96. Bumpy Road
Released May 2011
In most games featuring a car, you control the car. In Bumpy Road, you control the ground underneath the car. You raise it with a ringer to alter the car’s speed, or give it a sharp flick to make the car jump over a gap. It sounds bizarre, but it works. It’s packed full of charm too – in the car are an old couple, and you collect the memories of their life together as you drive along. How sweet is that?
95. Transformers G1: Awakening
Released Febraury 2010
Although Transformers G1: Awakening was released after Michael Bay had resurrected the Transformers series with his big-budget movie LaBeouf-fests, it's not based on the new movies. Instead, it's based on the classic TV series. And it's not an action game either, but a turn-based strategy game in the vein of Advance Wars. The result? It's bags of fun to play. More proof that movie games are a bad idea. As if we needed any more…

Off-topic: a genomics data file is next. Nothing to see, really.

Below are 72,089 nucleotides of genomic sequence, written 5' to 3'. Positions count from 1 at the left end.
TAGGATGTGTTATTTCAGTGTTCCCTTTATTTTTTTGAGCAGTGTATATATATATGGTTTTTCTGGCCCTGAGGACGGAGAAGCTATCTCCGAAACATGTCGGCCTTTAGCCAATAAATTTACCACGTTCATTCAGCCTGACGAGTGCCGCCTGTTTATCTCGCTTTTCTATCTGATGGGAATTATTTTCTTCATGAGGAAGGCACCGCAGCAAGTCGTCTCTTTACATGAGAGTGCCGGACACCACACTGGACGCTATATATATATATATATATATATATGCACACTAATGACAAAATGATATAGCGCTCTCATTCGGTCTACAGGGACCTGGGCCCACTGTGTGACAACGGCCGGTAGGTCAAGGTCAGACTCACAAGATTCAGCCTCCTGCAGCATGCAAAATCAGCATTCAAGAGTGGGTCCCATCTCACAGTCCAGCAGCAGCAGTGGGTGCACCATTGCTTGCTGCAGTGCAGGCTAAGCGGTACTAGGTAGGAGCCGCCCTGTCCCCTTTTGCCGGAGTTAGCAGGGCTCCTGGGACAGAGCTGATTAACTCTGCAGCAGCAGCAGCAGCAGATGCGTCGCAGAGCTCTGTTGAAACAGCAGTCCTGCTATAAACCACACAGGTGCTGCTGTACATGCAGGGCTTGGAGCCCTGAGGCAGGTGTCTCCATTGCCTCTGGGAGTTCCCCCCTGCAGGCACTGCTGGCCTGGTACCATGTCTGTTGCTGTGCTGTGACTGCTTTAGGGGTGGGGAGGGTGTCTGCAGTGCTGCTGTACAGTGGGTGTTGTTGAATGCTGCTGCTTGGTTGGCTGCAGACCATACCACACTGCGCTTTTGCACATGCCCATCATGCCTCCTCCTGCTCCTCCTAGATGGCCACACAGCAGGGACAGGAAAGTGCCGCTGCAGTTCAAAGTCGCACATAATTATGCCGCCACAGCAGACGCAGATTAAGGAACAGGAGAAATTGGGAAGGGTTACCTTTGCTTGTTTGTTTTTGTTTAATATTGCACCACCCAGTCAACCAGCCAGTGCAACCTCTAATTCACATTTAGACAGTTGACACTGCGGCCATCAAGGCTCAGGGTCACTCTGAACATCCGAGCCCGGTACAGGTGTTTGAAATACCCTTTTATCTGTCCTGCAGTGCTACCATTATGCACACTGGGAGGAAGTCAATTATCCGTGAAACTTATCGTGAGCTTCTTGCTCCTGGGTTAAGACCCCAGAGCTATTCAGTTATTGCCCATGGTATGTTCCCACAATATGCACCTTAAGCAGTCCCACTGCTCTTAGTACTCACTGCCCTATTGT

94. Siege Hero
By Armor Games
Released May 2011
Every smash hit iPhone game will spawn an array of copycats. It might be argued that Siege Hero is an Angry Birds wannabe, but it is – at least a little bit – different. Instead of flinging birds, you fire rocks and bombs. And it’s not the trajectory that’s important (you don’t fling here, just pick a target) but what block you choose to hit. You have to dispatch all the enemy soldiers in each level, by causing their defences to crumble down on top of them. More of a thinking person’s game than Angry Birds, some even prefer it.
93. Perfect Balance: Harmony